July 3, 2020

Regulatory news roundup

GL Solutions’ weekly newsletter features a brief roundup of notable regulatory news and information from around the country:

Texas bars sue over new shutdown:
About two dozen bars filed a legal challenge June 29 to Texas Gov. Greg Abbott’s recent shutdown order. Abbott had issued an order allowing bars to reopen, but reversed course June 26 in response to an increase in coronavirus cases. The lawsuit argues that Abbott’s order suspended state laws, which is a job constitutionally reserved for the Legislature, and improperly picked winners and losers among state businesses, according to the Statesman newspaper in Austin.

States cling to ‘sin’ taxes amid slump: Many states are looking to ‘sin’ taxes to help weather the coronavirus-related budget storm, according to the Pew Charitable Trusts’ Stateline news service. Even as collections have plummeted for many kinds of taxes, those for liquor, marijuana and other ‘sin’ substances have remained strong. Some states have even boosted such taxes. Maryland hiked tobacco taxes in March, and New Jersey is considering a cigarette-tax increase that would make its levy, at $4.35 per pack, the nation’s highest.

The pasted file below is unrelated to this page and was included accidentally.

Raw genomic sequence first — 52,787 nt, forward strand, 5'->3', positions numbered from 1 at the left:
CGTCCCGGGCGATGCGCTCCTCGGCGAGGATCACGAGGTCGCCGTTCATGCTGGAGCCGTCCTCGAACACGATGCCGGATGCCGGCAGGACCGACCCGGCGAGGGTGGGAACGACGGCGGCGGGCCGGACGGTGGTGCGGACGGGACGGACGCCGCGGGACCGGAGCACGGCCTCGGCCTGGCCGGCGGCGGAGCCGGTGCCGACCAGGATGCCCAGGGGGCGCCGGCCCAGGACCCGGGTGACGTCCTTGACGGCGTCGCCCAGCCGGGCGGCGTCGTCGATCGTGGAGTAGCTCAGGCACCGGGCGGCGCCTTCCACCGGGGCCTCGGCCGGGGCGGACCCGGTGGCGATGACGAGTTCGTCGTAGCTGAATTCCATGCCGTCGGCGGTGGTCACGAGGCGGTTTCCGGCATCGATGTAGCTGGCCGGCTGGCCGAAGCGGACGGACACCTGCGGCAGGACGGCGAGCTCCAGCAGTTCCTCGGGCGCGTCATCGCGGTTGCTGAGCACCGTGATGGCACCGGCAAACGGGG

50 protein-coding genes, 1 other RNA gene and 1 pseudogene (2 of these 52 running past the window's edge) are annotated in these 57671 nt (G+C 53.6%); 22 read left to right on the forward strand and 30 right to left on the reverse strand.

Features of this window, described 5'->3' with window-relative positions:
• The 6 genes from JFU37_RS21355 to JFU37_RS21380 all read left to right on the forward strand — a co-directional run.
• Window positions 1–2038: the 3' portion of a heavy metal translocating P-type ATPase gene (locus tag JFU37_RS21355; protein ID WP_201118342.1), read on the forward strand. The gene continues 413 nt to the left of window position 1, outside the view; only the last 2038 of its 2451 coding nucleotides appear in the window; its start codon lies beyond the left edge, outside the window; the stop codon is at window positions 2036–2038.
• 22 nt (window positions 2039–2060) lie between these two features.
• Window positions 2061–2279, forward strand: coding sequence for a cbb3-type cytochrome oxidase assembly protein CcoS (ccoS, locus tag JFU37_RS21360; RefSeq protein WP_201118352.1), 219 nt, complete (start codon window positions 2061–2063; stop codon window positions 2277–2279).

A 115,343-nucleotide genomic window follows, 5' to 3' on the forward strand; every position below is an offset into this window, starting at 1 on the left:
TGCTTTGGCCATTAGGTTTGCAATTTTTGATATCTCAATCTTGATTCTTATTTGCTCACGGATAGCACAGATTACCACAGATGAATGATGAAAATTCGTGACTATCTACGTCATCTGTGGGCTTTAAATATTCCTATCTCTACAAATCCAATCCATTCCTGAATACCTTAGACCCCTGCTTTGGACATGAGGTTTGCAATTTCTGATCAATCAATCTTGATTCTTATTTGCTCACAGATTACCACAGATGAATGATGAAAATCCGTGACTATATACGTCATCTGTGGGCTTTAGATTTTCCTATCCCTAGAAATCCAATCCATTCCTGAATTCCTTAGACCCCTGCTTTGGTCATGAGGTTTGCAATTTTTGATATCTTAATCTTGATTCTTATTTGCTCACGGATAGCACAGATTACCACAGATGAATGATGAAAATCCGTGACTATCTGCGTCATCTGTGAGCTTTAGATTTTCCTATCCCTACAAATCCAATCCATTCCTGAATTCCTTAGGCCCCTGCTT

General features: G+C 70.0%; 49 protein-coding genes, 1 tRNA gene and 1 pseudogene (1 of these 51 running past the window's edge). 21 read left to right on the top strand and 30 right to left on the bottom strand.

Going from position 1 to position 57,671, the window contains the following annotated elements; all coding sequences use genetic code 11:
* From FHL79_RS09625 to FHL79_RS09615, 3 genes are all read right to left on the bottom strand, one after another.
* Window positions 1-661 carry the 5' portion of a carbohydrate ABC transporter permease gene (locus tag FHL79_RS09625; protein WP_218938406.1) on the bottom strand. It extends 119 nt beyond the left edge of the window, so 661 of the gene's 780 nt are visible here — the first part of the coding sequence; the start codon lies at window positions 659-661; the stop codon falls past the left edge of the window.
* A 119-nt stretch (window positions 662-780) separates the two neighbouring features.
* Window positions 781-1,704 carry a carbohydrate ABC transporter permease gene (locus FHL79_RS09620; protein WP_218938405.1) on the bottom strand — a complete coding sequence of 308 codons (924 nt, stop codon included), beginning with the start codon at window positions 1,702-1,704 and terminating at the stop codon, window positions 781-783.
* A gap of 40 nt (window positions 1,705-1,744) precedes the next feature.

Georgia House OKs liquor delivery: Georgia’s House of Representatives approved a bill June 25 that would allow liquor stores and some restaurants to deliver beer, wine and liquor to customers. The bill will become law with the governor’s signature. The bill recognizes changes in shopping habits accelerated by the coronavirus pandemic, but not all liquor stores like it. According to the Atlanta Journal Constitution, it is not liked by hundreds of small liquor retailers that don’t have websites and aren’t set up for deliveries.

Colorado high court OKs large-magazine ban: Colorado’s supreme court upheld a ban on large-capacity gun magazines on June 29, reports the Denver Post. The ban on magazines that hold more than 15 rounds was adopted in 2013 following a shooting at a theater in Aurora that killed 12. The Supreme Court ruled unanimously that the ban does not violate the state Constitution’s right to bear arms.

Iowa gov. signs licensure bill: On June 25, Iowa Gov. Kim Reynolds signed a licensing-reform bill that makes it easier for those with out-of-state licenses to gain Iowa licenses to work as electricians, plumbers, cosmetologists and other professionals. The intent of the law is to encourage workers to move to the state, according to CBS2 in Cedar Rapids.



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